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Linglestown Gazette: CD board approves two big-ticket items

Sunday, November 11, 2012

CD board approves two big-ticket items


Board members face decision Monday on security at winter events

Next board meeting Monday, Nov. 12
Central Dauphin East High School Lecture Hall
626 Rutherford Road
Harrisburg, PA 17109
7:00 pm

On Nov. 5, Central Dauphin administrators were given the green light to purchase nearly $343,000 of reading books and hired a new director of special education at a salary of $100,000 per year plus benefits. Both items had not been discussed during recent school board meetings.

The purchase of reading books completed an upgrade of materials started a few years ago and will be used for students in kindergarten through second grade starting next fall.

Dr. Shirley Hunter said the new books are designed to improve the odds of students being on grade with their reading skills by third grade, are more rigorous than current reading books and will better prepare students to take standardized tests.

The readers are designed to allow teachers to work with a class that has students at different reading levels, said Rutherford Elementary School Principal Deron Doi.

Superintendent Carol Johnson said an immediate decision was needed to purchase the books because the offer from the book publisher would go away before the board’s next meeting on Nov. 12.

Prior to the board unanimously voting to approve the purchase, board members Brian Faleshock, Chris Judd, Janis Macut and Jay Wenger asked questions about the books and the process used to select them, the level of teacher support for the purchase and the time-sensitive nature of the publisher’s offer.

In the other major vote of the evening, the board unanimously approved hiring Ms. Lynda Lupp as the district’s director of special education to replace Dr. Francine Rassouli, who submitted a resignation on Oct. 1. For more info on this vote, CLICK HERE for a report by Mary Klaus of The Patriot-News.

Other notable items from the Nov. 5 board meeting:

At the request of Superintendent Johnson, AKA Security Services made a presentation on using unarmed, private security personnel instead of state troopers to work at winter athletic and special events. The district employed the firm at last school year's prom and its security guards were involved in the underage-drinking incident that occurred during the event.

Johnson said using AKA would cost less than troopers, may allow the district to stop using teachers to work security at winter school events and would provide a more well-rounded service than troopers.

ACTION ITEM — This proposal is on the agenda for a possible vote during the meeting this Monday, Nov. 12. The board faces a decision on whether to use unarmed security guards at winter events to save a few thousand dollars and possibly provide more well-rounded service than state troopers -or- continue to employ armed state troopers and teachers.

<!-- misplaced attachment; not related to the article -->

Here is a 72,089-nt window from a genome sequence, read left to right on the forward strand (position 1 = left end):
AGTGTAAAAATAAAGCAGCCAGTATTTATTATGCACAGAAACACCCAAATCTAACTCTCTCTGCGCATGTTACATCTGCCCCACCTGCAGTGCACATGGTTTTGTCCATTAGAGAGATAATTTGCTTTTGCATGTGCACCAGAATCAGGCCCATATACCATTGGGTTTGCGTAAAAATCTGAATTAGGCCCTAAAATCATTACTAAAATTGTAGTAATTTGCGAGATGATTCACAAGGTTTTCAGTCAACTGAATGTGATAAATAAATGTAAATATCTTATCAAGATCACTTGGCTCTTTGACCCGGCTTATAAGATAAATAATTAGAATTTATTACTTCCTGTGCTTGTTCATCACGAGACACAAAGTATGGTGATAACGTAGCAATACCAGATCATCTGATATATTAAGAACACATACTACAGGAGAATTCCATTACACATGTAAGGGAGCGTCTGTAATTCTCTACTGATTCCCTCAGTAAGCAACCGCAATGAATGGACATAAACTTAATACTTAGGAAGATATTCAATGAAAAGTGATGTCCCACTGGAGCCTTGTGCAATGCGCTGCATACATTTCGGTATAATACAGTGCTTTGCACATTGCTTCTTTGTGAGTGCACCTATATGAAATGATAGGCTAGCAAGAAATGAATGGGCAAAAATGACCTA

CLICK HERE for a news brief by Mary Klaus of The Patriot-News about the expected vote on hiring AKA Security Services. Be sure to check out what the AKA representative guaranteed that his company could do when it comes to guns and students.

Community activist Eric Epstein warned school officials that PPL electricity-distribution charges are going up over the next five years and urged them to build the higher cost into their financial plans.

Karen McConnell, the district’s Assistant Superintendent for Finance and Administrative Operations, reported that this year’s financial audit has been completed and there were no findings.

She also went over five-year budget projections with the board that showed revenue shortages with various tax hikes for the 2013-2014 budget ranging from $3.7 million to $6.7 million.

Speaking of tax hikes, McConnell said the district's maximum property-tax hike allowed next by year by the state most likely would be 3.4 percent.

The board needs to commit by the end of January to not exceed the maximum state-allowed tax hike of 1.7 percent or seek an exception from the state for a total hike of 3.4 percent. (The state is considering exception requests to help districts deal with spiking contributions for teacher and support personnel pensions.)

Last year's tax hike was 3.3 percent, which added an estimated $54 to the school tax bill for owners of property assessed at $117,000, the district average.
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DRIVING DIRECTIONS TO MEETINGS – Go to the rear of CD East High and park in the lot that is bordered by tennis courts and the gymnasium. Enter the building at the door located about 50 yards to the right of the gymnasium's main entrance. (You have to walk up a small flight of concrete steps to get to the door.) After entering the building, walk straight back the hallway to the Lecture Hall – the entrance is on the left side of the hallway.

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1 Comments:

At 3:00 PM, Blogger  said...

Regarding security at winter events, ideally this agenda item would be under New Business and would be discussed by board members with no vote.

If there's a legitimate reason for needing an immediate decision, it would be appropriate to open the floor for public comments prior to the board voting on the AKA Security proposal.

 

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